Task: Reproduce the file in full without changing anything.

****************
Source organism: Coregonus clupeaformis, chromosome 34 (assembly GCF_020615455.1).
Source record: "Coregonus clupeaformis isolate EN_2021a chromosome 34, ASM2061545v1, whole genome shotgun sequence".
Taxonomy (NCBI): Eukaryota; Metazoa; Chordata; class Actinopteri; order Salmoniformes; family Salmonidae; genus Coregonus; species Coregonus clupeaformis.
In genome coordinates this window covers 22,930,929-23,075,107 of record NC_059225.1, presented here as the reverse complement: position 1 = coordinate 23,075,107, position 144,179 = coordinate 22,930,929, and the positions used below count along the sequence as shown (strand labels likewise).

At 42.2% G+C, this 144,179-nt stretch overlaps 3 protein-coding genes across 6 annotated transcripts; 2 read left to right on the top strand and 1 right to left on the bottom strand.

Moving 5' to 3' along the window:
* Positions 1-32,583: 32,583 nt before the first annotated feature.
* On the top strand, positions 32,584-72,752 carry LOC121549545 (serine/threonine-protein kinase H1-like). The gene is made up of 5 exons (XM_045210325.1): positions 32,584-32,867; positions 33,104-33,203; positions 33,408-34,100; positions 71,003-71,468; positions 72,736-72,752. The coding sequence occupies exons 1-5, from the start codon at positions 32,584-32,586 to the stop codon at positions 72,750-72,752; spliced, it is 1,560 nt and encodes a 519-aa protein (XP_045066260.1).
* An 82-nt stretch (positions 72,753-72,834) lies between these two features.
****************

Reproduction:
Source organism: Coregonus clupeaformis, chromosome 34 (assembly GCF_020615455.1).
Source record: "Coregonus clupeaformis isolate EN_2021a chromosome 34, ASM2061545v1, whole genome shotgun sequence".
Taxonomy (NCBI): Eukaryota; Metazoa; Chordata; class Actinopteri; order Salmoniformes; family Salmonidae; genus Coregonus; species Coregonus clupeaformis.
In genome coordinates this window covers 22,930,929-23,075,107 of record NC_059225.1, presented here as the reverse complement: position 1 = coordinate 23,075,107, position 144,179 = coordinate 22,930,929, and the positions used below count along the sequence as shown (strand labels likewise).

At 42.2% G+C, this 144,179-nt stretch overlaps 3 protein-coding genes across 6 annotated transcripts; 2 read left to right on the top strand and 1 right to left on the bottom strand.

Moving 5' to 3' along the window:
* Positions 1-32,583: 32,583 nt before the first annotated feature.
* On the top strand, positions 32,584-72,752 carry LOC121549545 (serine/threonine-protein kinase H1-like). The gene is made up of 5 exons (XM_045210325.1): positions 32,584-32,867; positions 33,104-33,203; positions 33,408-34,100; positions 71,003-71,468; positions 72,736-72,752. The coding sequence occupies exons 1-5, from the start codon at positions 32,584-32,586 to the stop codon at positions 72,750-72,752; spliced, it is 1,560 nt and encodes a 519-aa protein (XP_045066260.1).
* An 82-nt stretch (positions 72,753-72,834) lies between these two features.